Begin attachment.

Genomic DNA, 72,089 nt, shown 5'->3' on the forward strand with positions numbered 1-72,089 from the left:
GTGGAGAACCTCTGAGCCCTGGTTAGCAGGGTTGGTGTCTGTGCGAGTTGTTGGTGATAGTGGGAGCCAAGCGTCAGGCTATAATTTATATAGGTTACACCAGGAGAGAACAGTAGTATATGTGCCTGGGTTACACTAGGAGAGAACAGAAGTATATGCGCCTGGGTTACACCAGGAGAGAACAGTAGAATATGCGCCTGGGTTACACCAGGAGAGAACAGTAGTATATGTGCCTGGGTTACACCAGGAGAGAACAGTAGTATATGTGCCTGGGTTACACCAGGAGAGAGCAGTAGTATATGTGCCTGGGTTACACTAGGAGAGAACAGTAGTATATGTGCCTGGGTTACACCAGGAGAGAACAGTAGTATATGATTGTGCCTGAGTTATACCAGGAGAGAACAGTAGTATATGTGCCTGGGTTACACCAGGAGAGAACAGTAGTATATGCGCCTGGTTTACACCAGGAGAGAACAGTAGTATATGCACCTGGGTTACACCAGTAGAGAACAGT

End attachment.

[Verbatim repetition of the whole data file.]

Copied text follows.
Genomic DNA, 72,089 nt, shown 5'->3' on the forward strand with positions numbered 1-72,089 from the left:
GTGGAGAACCTCTGAGCCCTGGTTAGCAGGGTTGGTGTCTGTGCGAGTTGTTGGTGATAGTGGGAGCCAAGCGTCAGGCTATAATTTATATAGGTTACACCAGGAGAGAACAGTAGTATATGTGCCTGGGTTACACTAGGAGAGAACAGAAGTATATGCGCCTGGGTTACACCAGGAGAGAACAGTAGAATATGCGCCTGGGTTACACCAGGAGAGAACAGTAGTATATGTGCCTGGGTTACACCAGGAGAGAACAGTAGTATATGTGCCTGGGTTACACCAGGAGAGAGCAGTAGTATATGTGCCTGGGTTACACTAGGAGAGAACAGTAGTATATGTGCCTGGGTTACACCAGGAGAGAACAGTAGTATATGATTGTGCCTGAGTTATACCAGGAGAGAACAGTAGTATATGTGCCTGGGTTACACCAGGAGAGAACAGTAGTATATGCGCCTGGTTTACACCAGGAGAGAACAGTAGTATATGCACCTGGGTTACACCAGTAGAGAACAGT